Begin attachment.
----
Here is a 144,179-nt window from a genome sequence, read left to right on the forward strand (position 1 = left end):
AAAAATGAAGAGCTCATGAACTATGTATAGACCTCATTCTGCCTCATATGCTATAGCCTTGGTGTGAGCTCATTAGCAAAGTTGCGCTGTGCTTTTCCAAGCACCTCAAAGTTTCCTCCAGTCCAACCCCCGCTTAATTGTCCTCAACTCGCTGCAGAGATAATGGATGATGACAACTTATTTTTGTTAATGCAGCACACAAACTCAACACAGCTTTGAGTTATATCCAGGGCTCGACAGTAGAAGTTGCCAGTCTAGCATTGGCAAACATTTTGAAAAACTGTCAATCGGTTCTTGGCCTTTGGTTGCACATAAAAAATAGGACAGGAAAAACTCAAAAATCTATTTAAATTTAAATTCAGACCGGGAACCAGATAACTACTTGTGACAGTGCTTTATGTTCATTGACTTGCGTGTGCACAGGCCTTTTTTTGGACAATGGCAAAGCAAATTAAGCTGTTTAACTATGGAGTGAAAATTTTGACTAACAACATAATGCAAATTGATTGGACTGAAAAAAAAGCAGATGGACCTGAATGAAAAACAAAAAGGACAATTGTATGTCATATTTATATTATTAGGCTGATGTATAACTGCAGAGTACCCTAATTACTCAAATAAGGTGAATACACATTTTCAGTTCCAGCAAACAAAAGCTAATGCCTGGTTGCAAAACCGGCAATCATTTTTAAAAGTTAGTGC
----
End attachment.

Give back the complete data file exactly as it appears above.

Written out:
Here is a 144,179-nt window from a genome sequence, read left to right on the forward strand (position 1 = left end):
AAAAATGAAGAGCTCATGAACTATGTATAGACCTCATTCTGCCTCATATGCTATAGCCTTGGTGTGAGCTCATTAGCAAAGTTGCGCTGTGCTTTTCCAAGCACCTCAAAGTTTCCTCCAGTCCAACCCCCGCTTAATTGTCCTCAACTCGCTGCAGAGATAATGGATGATGACAACTTATTTTTGTTAATGCAGCACACAAACTCAACACAGCTTTGAGTTATATCCAGGGCTCGACAGTAGAAGTTGCCAGTCTAGCATTGGCAAACATTTTGAAAAACTGTCAATCGGTTCTTGGCCTTTGGTTGCACATAAAAAATAGGACAGGAAAAACTCAAAAATCTATTTAAATTTAAATTCAGACCGGGAACCAGATAACTACTTGTGACAGTGCTTTATGTTCATTGACTTGCGTGTGCACAGGCCTTTTTTTGGACAATGGCAAAGCAAATTAAGCTGTTTAACTATGGAGTGAAAATTTTGACTAACAACATAATGCAAATTGATTGGACTGAAAAAAAAGCAGATGGACCTGAATGAAAAACAAAAAGGACAATTGTATGTCATATTTATATTATTAGGCTGATGTATAACTGCAGAGTACCCTAATTACTCAAATAAGGTGAATACACATTTTCAGTTCCAGCAAACAAAAGCTAATGCCTGGTTGCAAAACCGGCAATCATTTTTAAAAGTTAGTGC